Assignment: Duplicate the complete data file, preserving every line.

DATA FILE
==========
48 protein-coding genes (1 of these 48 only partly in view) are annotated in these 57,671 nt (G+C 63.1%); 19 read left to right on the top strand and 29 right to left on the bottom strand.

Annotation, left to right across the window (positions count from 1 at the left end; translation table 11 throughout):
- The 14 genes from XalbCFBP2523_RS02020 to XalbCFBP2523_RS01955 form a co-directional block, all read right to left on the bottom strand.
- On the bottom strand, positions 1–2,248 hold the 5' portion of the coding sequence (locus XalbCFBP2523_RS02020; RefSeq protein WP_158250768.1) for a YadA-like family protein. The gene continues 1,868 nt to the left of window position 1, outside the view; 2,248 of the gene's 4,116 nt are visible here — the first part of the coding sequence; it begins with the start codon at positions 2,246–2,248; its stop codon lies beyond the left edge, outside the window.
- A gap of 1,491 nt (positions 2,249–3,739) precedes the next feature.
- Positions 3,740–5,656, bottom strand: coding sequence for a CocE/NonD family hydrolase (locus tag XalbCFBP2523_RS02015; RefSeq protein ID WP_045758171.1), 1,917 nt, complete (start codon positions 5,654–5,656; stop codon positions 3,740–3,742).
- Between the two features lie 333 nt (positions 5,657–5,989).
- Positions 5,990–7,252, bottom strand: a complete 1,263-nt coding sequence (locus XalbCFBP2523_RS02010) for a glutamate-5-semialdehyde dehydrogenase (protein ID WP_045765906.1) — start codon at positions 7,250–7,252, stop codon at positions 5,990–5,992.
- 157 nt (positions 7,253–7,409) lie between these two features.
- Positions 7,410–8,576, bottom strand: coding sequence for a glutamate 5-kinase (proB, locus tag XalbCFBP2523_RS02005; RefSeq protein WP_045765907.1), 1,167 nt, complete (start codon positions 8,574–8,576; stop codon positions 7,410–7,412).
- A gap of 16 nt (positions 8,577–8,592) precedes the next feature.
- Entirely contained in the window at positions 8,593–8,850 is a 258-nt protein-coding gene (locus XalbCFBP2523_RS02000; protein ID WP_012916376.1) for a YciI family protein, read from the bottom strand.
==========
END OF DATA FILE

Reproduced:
48 protein-coding genes (1 of these 48 only partly in view) are annotated in these 57,671 nt (G+C 63.1%); 19 read left to right on the top strand and 29 right to left on the bottom strand.

Annotation, left to right across the window (positions count from 1 at the left end; translation table 11 throughout):
- The 14 genes from XalbCFBP2523_RS02020 to XalbCFBP2523_RS01955 form a co-directional block, all read right to left on the bottom strand.
- On the bottom strand, positions 1–2,248 hold the 5' portion of the coding sequence (locus XalbCFBP2523_RS02020; RefSeq protein WP_158250768.1) for a YadA-like family protein. The gene continues 1,868 nt to the left of window position 1, outside the view; 2,248 of the gene's 4,116 nt are visible here — the first part of the coding sequence; it begins with the start codon at positions 2,246–2,248; its stop codon lies beyond the left edge, outside the window.
- A gap of 1,491 nt (positions 2,249–3,739) precedes the next feature.
- Positions 3,740–5,656, bottom strand: coding sequence for a CocE/NonD family hydrolase (locus tag XalbCFBP2523_RS02015; RefSeq protein ID WP_045758171.1), 1,917 nt, complete (start codon positions 5,654–5,656; stop codon positions 3,740–3,742).
- Between the two features lie 333 nt (positions 5,657–5,989).
- Positions 5,990–7,252, bottom strand: a complete 1,263-nt coding sequence (locus XalbCFBP2523_RS02010) for a glutamate-5-semialdehyde dehydrogenase (protein ID WP_045765906.1) — start codon at positions 7,250–7,252, stop codon at positions 5,990–5,992.
- 157 nt (positions 7,253–7,409) lie between these two features.
- Positions 7,410–8,576, bottom strand: coding sequence for a glutamate 5-kinase (proB, locus tag XalbCFBP2523_RS02005; RefSeq protein WP_045765907.1), 1,167 nt, complete (start codon positions 8,574–8,576; stop codon positions 7,410–7,412).
- A gap of 16 nt (positions 8,577–8,592) precedes the next feature.
- Entirely contained in the window at positions 8,593–8,850 is a 258-nt protein-coding gene (locus XalbCFBP2523_RS02000; protein ID WP_012916376.1) for a YciI family protein, read from the bottom strand.